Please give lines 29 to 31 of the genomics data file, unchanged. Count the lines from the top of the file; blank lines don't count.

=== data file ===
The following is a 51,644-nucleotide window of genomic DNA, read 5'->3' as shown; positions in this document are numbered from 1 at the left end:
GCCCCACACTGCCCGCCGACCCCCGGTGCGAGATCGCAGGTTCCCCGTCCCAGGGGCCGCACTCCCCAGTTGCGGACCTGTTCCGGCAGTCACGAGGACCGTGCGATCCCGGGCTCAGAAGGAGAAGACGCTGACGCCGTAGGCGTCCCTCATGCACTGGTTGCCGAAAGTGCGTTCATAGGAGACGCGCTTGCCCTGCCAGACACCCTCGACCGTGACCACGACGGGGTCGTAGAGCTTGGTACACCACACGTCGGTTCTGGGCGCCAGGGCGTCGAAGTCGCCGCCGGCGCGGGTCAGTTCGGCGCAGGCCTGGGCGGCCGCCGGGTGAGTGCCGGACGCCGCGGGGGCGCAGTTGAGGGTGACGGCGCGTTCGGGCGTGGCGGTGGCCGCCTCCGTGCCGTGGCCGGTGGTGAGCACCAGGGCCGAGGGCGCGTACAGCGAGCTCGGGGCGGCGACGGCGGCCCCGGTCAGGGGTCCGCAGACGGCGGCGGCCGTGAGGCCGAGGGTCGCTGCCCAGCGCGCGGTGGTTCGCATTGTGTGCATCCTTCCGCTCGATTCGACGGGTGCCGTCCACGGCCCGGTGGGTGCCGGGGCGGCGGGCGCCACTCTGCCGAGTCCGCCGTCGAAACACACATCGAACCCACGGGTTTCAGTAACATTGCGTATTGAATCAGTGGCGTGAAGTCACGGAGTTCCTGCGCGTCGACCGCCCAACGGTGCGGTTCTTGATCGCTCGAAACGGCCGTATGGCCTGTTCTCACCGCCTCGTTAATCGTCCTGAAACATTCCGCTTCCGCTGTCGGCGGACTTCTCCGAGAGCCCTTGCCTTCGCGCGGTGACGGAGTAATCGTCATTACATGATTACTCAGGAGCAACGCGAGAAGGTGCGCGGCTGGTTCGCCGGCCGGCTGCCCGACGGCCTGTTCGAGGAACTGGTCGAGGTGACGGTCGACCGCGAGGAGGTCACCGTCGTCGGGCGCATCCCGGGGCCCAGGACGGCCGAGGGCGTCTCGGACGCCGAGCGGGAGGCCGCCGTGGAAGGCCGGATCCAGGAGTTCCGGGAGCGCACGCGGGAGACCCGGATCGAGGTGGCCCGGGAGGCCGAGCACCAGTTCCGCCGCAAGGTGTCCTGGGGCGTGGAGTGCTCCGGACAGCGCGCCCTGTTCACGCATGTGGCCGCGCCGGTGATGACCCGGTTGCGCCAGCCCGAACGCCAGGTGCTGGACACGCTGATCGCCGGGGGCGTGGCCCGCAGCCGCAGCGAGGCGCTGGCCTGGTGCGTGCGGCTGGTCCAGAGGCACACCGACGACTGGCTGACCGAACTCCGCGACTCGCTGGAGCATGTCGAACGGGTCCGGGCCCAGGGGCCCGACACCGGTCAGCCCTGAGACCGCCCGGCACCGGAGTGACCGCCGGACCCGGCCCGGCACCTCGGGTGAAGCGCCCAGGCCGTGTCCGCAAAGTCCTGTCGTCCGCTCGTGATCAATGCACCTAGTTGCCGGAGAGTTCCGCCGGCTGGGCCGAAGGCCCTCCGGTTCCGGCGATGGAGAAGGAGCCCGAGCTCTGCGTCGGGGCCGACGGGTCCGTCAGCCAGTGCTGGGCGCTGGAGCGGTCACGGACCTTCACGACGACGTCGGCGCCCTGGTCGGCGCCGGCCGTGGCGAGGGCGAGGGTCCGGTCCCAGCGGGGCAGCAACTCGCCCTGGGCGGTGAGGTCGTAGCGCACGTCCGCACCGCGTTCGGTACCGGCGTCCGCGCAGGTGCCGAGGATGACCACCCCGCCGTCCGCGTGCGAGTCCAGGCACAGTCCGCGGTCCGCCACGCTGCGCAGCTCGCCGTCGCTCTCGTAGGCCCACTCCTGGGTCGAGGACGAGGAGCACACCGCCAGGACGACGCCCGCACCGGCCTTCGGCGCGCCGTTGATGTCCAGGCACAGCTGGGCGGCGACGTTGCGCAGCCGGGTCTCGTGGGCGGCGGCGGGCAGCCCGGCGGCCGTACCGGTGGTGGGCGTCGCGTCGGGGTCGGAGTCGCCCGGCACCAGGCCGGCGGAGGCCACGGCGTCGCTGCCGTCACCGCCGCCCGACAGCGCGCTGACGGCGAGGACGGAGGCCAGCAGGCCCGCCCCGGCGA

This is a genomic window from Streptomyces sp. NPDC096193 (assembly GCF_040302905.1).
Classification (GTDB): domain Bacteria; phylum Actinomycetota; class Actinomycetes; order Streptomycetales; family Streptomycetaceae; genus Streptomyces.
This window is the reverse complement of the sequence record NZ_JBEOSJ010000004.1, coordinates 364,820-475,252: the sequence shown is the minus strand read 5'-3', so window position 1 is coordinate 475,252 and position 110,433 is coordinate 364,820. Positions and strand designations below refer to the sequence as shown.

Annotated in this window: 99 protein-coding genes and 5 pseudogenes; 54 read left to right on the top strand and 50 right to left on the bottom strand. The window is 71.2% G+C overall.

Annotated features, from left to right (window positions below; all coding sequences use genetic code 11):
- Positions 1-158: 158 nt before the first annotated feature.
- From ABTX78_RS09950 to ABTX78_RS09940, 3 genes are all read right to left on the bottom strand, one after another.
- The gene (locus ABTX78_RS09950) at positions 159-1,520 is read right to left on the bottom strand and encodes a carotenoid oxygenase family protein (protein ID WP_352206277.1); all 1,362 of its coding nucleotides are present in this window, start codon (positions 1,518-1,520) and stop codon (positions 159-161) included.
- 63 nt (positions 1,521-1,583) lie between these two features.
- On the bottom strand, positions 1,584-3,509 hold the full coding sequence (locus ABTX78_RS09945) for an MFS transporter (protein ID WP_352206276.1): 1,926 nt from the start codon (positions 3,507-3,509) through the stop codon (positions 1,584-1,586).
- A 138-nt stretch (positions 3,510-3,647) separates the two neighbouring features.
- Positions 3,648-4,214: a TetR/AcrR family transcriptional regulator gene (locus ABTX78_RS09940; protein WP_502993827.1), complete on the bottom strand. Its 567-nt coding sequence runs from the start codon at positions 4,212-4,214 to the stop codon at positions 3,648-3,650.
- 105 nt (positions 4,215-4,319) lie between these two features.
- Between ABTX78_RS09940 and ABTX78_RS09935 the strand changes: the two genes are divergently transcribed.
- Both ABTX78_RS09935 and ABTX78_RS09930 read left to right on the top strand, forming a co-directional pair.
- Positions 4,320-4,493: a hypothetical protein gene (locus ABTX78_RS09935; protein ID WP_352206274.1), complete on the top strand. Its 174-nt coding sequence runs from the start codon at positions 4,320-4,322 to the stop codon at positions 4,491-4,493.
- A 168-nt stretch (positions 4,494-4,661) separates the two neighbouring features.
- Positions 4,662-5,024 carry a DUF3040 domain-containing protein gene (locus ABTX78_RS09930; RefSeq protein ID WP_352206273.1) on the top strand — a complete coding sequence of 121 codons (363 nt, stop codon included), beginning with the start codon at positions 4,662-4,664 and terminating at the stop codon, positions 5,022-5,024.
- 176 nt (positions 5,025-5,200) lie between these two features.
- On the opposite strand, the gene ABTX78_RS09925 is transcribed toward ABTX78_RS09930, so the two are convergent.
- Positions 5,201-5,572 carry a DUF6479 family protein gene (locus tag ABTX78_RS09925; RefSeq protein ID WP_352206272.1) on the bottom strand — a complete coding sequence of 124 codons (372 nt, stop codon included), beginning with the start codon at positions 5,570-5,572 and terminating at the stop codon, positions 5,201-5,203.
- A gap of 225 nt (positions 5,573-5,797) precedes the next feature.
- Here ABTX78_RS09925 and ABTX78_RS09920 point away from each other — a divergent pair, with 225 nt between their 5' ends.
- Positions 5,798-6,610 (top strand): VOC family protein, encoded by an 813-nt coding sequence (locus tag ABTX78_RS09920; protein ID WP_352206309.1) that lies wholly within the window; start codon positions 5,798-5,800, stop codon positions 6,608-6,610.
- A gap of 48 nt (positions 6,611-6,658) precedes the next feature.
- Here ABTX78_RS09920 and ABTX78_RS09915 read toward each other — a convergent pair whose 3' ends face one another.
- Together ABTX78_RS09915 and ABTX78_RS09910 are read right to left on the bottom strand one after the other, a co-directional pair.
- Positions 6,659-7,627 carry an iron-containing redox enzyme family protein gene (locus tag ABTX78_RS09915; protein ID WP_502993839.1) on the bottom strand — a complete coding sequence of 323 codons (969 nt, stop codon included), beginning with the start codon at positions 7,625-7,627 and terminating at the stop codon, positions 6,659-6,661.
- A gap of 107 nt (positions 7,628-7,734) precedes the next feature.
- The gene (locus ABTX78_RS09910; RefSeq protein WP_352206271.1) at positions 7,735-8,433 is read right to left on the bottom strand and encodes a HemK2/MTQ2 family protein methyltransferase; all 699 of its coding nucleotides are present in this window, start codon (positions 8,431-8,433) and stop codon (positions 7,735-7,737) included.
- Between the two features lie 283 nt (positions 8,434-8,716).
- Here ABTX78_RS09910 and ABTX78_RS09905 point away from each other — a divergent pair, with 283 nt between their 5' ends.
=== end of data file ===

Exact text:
- Together ABTX78_RS09915 and ABTX78_RS09910 are read right to left on the bottom strand one after the other, a co-directional pair.
- Positions 6,659-7,627 carry an iron-containing redox enzyme family protein gene (locus tag ABTX78_RS09915; protein ID WP_502993839.1) on the bottom strand — a complete coding sequence of 323 codons (969 nt, stop codon included), beginning with the start codon at positions 7,625-7,627 and terminating at the stop codon, positions 6,659-6,661.
- A gap of 107 nt (positions 7,628-7,734) precedes the next feature.